Intended for healthcare professionals

Practice What Your Patient is Thinking

A voice from the streets about Spice

BMJ 2016; 353 doi: (Published 07 June 2016) Cite this as: BMJ 2016;353:i2708

Ian Millar draws on personal experience of living on the streets and living and working in hostels and day care centres. He volunteers with Pathway ( ), as part of its Expert by Experience programme, advising medical and political bodies on the healthcare of homeless people

In over 30 years of recreational drug use, I have never been as worried about any drug as I have about “Spice.” Spice is a generic name for a range of synthetic recreational drugs, also known as “legal highs,” that are spreading quickly on the streets.

Last March I visited a hostel with 70 residents, four of whom were regular users of Spice. This year I stayed in a hostel with 30 residents, and more than half were daily users.

Spice is sold in bags of combustible vegetable matter, which has been sprayed with a variety of chemicals, each producing slightly different versions of the same type of buzz. Because of the way Spice is mass produced, there can be huge inconsistencies in its strength from batch to batch.

Spice is usually mixed with tobacco and smoked as a joint, but more experienced users smoke it neat in pipes. This produces a much more dramatic effect—similar to LSD or magic mushrooms—although Spice seems to be many times more powerful.

I have noticed that Spice triggers a heightened awareness of the senses, particularly hearing, as users quite often find noises amusing. One guy I looked after found the acoustics of the toilet bowl hilarious between bouts of projectile vomiting.

Depending on the mood that people are in when they take Spice, their imaginations run wild in any direction. A common trip I’ve seen is for users to believe they are communicating with aliens. It can be unsafe to try to restrain or inhibit them because in their mind you could be an alien invader; they may act in a panicked and violent manner, even attacking and biting those who are trying to treat them.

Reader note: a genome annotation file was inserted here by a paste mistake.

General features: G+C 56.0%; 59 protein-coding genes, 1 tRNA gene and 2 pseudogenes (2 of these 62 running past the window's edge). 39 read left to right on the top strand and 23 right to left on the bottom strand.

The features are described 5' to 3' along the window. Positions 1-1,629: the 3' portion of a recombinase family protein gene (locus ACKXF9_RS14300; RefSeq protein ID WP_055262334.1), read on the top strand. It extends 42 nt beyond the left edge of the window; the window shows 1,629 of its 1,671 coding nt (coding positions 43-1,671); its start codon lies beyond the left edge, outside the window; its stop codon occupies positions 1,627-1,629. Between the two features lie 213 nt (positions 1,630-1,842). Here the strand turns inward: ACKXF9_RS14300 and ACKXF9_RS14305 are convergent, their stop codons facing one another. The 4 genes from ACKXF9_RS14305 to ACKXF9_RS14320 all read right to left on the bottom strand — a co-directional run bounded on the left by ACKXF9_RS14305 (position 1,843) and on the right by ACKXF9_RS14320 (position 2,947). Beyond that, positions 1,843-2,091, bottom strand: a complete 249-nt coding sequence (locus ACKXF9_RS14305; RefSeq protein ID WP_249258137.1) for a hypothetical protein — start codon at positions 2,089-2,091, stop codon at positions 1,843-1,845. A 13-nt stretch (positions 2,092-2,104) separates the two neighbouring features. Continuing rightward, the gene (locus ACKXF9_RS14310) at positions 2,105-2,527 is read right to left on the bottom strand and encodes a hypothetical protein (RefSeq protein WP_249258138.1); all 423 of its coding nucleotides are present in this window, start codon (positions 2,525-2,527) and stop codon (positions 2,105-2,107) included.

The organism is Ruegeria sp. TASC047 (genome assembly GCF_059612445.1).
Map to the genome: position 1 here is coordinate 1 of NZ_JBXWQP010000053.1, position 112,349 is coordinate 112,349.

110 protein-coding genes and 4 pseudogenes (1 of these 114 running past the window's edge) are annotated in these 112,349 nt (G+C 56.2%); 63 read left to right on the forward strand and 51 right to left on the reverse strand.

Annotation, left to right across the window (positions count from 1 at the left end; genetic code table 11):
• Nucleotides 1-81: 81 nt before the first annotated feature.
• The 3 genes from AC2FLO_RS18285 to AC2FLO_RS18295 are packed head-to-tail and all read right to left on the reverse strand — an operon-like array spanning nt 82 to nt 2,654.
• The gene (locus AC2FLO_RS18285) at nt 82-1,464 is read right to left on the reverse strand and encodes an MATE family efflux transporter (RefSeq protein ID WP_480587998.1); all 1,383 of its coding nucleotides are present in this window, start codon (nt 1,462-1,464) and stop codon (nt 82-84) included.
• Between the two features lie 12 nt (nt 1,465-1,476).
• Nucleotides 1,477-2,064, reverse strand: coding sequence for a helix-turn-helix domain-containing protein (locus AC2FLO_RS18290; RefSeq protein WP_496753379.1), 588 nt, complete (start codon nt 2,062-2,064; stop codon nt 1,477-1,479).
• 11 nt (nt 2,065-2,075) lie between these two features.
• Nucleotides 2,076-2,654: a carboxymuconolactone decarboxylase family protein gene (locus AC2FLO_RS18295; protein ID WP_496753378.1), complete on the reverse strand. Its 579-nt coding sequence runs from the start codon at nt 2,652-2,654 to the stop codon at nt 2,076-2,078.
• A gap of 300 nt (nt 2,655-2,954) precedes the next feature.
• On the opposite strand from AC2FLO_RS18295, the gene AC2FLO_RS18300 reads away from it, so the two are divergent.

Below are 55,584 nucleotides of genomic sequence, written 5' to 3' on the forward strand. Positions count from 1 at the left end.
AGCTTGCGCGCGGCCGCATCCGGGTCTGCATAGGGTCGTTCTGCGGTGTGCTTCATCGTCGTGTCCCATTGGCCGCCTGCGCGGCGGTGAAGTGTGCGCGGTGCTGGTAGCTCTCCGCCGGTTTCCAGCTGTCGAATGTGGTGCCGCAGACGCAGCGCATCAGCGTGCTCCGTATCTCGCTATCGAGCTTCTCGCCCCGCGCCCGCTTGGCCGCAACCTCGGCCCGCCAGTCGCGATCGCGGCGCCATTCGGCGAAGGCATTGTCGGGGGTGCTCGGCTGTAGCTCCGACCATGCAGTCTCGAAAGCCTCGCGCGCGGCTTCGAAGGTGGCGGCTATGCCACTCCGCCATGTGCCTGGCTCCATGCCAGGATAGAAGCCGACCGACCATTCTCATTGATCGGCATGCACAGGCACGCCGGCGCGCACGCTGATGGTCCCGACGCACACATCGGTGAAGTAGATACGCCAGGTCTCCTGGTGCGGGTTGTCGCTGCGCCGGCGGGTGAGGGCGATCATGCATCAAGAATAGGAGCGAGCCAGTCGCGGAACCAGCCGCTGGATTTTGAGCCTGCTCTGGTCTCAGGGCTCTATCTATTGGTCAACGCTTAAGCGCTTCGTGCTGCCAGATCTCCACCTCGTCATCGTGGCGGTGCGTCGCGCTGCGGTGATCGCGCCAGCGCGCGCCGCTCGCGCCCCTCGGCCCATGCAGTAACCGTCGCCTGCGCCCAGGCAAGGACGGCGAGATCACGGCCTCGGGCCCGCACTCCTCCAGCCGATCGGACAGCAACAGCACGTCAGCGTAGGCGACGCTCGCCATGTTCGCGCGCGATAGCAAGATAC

In my experience, users are prone to blackouts, which seem almost a brain reboot in response to sensory overload. If standing, users will start to go floppy and bend at the knees. They often collapse, opening up the possibility of serious physical harm.

Luckily, the effects do not last long, so users should be spoken to calmly and reassuringly; you should try to get them to sit or lie somewhere safe, and wait for about 15 minutes. By then they should be more coherent.

If you are not sure if someone has used Spice, smell his or her breath. A user’s breath has an unpleasant acrid burnt smell, which is very pungent. You may also notice a change in the user’s voice, with a slightly higher pitch—like when helium has been inhaled, but not as squeaky.

I’ve met a few people who have had no ill effects when withdrawing from prolonged use of Spice, but most people tell me they have classic withdrawal symptoms such as cramping, sweating, and twitching. I think the biggest worry is the psychological effect, as many people have told me that the use of Spice leads to very low moods, with thoughts of self harm or suicide.

We have absolutely no idea of the short term effects of using Spice, let alone the long term effects on the brain.

Every packet carries a warning that says it all: NOT FOR HUMAN CONSUMPTION.

I have never been as worried about any drug as I have about Spice

What you need to know

  • The range of drugs known as Spice is a growing problem on the streets and may already be affecting some of your patients

  • If you suspect a patient is using Spice, look for clues such as a strong burnt smell on his or her breath

  • Don’t get in the way of people who are using this drug; talk calmly and try to get them to sit or lie down for 15 minutes until the initial high subsides

  • Very little information is available on where Spice is affecting healthcare services and staff. If you are aware of this as a problem in your area, contact to help map the spread of the drug

Further resources


  • For series information: Rosamund Snow, patient editor,

  • Competing interests: I have read and understood BMJ policy on declaration of interests and declare the following: none.